Inflation and financial uncertainty have slowed corporate acquisitions. Nevertheless, nearly 80% of companies surveyed by KPMG this year said that corporate mergers would remain as a primary strategy for growth.
Acquisitions and mergers might be a primary growth vehicle for companies, but they place plenty of stress on employees and managers who wonder about the safety of their jobs, and what working under a new type of organization will be like.
There are also several departments within the company that will be called upon to do the heavy lifting for mergers, and one of these departments is IT.
IT gets involved because mergers require decisions such as whether to convert or sustain systems. The staffs and assets of two different IT departments must be blended. This brings up personnel and organizational issues. Business and IT processes must be revisited and retrained. At the end of the day, there might also be a decision as to who remains as the CIO of the surviving company.
What steps can CIOs and other IT leaders take to navigate their way through a merger?
The Birth of a Merger
Exploring the possibility of a merger starts as a discussion among the CEO and a few key people. The decision to merge is made based upon the growth potential that the target company for acquisition presents, so the COO and CFO might be brought into early discussions, but the CIO sometimes isn't included. Consequently, most decisions to merge or to acquire do not consider the costs or effort that IT is likely to expend.
It usually is only when the decision to merge or to acquire is affirmed that everyone who has been privy to the earlier merger discussions begins to realize that a major element of bringing two organizations together rest in blending their systems and processes.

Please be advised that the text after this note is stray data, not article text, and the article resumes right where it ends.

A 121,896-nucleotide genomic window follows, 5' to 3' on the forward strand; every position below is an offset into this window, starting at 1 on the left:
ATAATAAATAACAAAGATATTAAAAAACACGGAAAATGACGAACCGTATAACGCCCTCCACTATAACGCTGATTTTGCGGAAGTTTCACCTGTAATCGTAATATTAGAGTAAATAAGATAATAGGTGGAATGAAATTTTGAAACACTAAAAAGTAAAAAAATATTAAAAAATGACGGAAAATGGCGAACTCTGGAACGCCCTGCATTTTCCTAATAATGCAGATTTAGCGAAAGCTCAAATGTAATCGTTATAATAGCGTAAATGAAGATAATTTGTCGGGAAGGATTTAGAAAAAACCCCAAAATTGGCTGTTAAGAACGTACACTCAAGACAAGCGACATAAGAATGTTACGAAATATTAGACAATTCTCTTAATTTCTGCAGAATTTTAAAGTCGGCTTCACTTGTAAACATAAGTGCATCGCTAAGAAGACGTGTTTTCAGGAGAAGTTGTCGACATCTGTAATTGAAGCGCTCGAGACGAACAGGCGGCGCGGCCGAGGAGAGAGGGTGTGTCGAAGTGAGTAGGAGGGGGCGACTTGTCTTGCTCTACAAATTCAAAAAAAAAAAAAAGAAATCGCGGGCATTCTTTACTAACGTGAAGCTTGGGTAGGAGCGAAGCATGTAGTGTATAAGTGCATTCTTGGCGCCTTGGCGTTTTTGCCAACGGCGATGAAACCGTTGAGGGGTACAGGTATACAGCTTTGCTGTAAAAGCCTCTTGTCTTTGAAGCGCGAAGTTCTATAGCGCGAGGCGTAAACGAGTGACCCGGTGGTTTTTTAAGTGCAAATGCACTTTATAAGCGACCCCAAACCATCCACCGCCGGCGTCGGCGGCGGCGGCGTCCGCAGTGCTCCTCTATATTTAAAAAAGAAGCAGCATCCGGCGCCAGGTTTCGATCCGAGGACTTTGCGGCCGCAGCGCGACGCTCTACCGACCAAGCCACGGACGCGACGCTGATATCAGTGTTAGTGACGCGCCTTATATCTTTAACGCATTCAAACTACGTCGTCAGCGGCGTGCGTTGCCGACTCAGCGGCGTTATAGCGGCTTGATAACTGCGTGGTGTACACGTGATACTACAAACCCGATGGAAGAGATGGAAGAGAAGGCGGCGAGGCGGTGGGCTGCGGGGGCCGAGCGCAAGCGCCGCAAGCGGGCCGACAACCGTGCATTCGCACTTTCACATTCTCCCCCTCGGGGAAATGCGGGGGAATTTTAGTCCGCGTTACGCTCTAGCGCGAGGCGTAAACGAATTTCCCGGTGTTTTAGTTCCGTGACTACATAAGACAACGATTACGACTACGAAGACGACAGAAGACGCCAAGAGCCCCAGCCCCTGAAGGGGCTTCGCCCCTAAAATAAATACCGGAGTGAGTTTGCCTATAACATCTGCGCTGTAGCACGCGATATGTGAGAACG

At this point, the CIO enters the discussion.
Developing a Merger Plan for Disparate Systems
I have never met a CIO who was happy with the idea of learning about a merger after a decision was already made! What CIOs ideally want is a front seat at the table at the onset of merger discussions so they can realistically present the costs and effort that likely will be required to execute the merger.
Since a front seat in merger discussions isn't always possible, what a CIO must do is to develop a “can do” plan after the fact that realistically presents the costs and effort that will be needed for IT work on the merger. This will include revised timelines for ongoing IT projects that typically be delayed. The information assists management, the board, and other key stakeholders so they can understand the broader strategic picture for the company and its technology initiatives.
In a merger or acquisition plan, IT aspect must be to find ways that the two organizations can blend systems and get up to speed operationally as soon as possible.
There are several points to consider in this process.
First, what vendors does the organization being acquired have contracts with, and in what stage are these contracts?